McConnell has made the point that sooner rather than later the Senate will have to come to a bipartisan agreement on what the topline spending figures are on the discretionary accounts this year.

Congress will need to come to an agreement on lifting discretionary spending levels outlined in the Budget Control Act (BCA) of 2011, which set spending levels considered untenable by Democrats and defense hawks alike.

In the meantime, McConnell hopes to move forward with some of the appropriation bills at last year’s levels, and then adjust them once a bipartisan agreement is brokered.

It appears that Senate appropriators will use fiscal 2017 as their guide as kind of a bookmark for markups recognizing that it will be adjusted by whatever topline agreement is set. This would be a positive development for FY 2018 funding for the Corporation for National and Community Service (CNCS), as key Congressional staff have indicated that increased spending caps would lessen the threat to any cuts to CNCS.

McConnell’s reference to the need for budget negotiations comes as a top House appropriator had little to report.

House Appropriations Labor-HHS-Education Chairman Tom Cole, R-Okla., suggested that House lawmakers may revert to spending levels in the BCA.  He said he hadn’t heard of any budget talks and at the end of the day it will wither be a year-long CR or a bipartisan negotiated omnibus, probably toward the end of the calendar year.

In the meantime, Cole said, as the committee writes bills, we can look at the BCA number, that is the law of the land. That discretionary level would be $3 billion less for nondefense discretionary than fiscal 2017 levels.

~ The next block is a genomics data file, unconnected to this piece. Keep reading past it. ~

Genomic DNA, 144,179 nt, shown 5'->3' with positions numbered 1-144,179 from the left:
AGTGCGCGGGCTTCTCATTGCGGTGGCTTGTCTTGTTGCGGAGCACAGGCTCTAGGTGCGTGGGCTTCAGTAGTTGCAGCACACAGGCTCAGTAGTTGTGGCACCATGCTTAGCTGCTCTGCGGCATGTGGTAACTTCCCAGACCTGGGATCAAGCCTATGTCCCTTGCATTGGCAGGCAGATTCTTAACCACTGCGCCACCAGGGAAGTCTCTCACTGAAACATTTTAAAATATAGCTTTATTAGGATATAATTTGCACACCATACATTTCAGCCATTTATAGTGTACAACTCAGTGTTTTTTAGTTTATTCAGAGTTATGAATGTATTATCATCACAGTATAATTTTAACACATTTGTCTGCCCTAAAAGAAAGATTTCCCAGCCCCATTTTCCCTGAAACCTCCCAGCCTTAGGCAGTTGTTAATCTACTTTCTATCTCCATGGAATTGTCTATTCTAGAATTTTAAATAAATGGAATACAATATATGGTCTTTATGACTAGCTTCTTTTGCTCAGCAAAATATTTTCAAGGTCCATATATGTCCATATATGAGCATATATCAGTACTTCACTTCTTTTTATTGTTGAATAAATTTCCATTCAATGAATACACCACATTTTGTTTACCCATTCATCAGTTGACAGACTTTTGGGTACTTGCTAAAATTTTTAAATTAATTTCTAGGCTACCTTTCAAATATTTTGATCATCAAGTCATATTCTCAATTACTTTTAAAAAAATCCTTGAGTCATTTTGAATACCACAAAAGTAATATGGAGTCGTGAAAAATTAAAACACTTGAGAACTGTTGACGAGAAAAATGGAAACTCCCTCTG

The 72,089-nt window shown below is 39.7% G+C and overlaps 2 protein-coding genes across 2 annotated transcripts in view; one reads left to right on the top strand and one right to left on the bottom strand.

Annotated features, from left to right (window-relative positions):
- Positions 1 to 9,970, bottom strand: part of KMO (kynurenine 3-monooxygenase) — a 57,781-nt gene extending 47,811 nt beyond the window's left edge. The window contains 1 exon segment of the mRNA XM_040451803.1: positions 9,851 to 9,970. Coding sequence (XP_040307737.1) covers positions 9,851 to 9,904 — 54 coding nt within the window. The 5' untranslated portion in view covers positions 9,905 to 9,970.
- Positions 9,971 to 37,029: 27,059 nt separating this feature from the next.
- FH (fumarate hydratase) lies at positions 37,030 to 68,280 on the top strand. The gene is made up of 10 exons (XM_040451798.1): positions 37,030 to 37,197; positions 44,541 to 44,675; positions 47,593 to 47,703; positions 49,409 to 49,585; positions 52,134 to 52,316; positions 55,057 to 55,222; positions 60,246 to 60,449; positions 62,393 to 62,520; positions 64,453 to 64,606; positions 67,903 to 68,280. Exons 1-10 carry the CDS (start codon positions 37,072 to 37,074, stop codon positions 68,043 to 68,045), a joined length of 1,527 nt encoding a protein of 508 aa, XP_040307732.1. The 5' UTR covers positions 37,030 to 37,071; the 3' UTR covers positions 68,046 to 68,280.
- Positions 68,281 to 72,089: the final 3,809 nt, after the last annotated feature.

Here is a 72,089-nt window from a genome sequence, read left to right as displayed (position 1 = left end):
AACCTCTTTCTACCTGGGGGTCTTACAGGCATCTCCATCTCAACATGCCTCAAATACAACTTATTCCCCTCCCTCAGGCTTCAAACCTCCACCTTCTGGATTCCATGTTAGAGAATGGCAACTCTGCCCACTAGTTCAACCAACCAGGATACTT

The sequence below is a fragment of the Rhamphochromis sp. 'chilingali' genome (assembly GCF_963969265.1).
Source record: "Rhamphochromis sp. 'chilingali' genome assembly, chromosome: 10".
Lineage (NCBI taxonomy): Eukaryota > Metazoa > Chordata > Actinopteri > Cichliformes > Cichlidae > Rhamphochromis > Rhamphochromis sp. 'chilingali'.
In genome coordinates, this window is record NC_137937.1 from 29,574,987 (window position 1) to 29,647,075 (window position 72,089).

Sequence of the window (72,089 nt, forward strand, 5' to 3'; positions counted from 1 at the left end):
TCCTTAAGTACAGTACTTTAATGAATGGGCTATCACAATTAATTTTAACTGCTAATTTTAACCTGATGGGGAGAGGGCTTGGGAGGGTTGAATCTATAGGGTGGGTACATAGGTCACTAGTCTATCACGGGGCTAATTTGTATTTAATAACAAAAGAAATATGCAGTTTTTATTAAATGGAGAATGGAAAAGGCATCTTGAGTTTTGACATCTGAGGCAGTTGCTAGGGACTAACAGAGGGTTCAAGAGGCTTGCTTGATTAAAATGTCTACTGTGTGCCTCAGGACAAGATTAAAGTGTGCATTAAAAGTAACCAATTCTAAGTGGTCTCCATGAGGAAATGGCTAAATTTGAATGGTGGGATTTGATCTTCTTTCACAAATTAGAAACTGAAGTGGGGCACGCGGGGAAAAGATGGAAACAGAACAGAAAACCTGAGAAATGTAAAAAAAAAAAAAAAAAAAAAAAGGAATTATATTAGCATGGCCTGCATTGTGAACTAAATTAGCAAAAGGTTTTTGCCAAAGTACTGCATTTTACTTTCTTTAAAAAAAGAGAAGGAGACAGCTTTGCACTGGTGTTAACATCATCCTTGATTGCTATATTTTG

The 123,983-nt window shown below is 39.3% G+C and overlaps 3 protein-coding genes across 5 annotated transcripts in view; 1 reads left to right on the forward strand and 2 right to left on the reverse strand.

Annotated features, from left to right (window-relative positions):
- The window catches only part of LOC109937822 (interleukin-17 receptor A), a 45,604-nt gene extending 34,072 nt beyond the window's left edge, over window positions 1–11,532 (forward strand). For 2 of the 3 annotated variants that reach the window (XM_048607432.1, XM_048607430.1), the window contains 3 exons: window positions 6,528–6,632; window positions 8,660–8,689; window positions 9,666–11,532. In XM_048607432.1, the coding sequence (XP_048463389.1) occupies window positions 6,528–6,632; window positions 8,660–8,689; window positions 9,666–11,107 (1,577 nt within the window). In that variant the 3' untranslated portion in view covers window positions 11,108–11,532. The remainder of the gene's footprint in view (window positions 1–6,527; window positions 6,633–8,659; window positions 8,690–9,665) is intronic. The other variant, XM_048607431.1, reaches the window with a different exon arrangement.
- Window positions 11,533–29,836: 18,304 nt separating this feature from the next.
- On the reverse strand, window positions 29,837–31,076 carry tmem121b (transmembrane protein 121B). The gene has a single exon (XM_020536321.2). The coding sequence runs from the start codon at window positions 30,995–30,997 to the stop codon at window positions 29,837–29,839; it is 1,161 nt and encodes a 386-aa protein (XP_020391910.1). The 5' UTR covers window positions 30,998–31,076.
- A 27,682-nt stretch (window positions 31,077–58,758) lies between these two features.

Debt Ceiling and Budget Deal

Senate Republicans are reportedly planning for a July vote to raise the debt ceiling.

Though the Treasury Department has said Congress can likely wait until September to avoid default, Senate Majority Leader Mitch McConnell would like to clear the Senate’s agenda as much as possible before the August recess. Members of both parties are interested in a broad spending deal that would avoid the budget cuts of sequestration.

There is also an emerging consensus among Hill leaders that the debt ceiling — currently $20 trillion — should be raised by an amount large enough to preclude another vote for several years making it easier for most rank-and-file lawmakers to just have one vote this Congress.

There may be some rank-and-file support among House Republicans to piece together a bipartisan budget deal to raise spending caps, as is being discussed in the Senate. More than 141 defense-minded House Republicans signed a letter in early May asking GOP leaders to raise the cap on the Pentagon budget.

Senate Democrats would not support a military boost without increases for domestic programs as well. Some GOP defense hawks may be willing to negotiate to do both. It’s unclear, however, whether they would want to link that to a debt ceiling vote.

If a budget deal is completed before the August recess that lifted the spending caps, appropriators would be able to move forward with markups at the actual allotments for the various subcommittees. Therefore, the House and Senate Labor HHS subcommittees that determine the funding levels for CNCS would be able to move forward at hopefully a higher spending cap and have the ability to fully fund CNCS and all its programs in FY 2018.

In the meantime, we need to continue outreach to members of Congress and educate them on the critical role and impact CNCS is having in our communities.

Click here to read ASC’s previous Statement on the President’s FY 2018 Budget.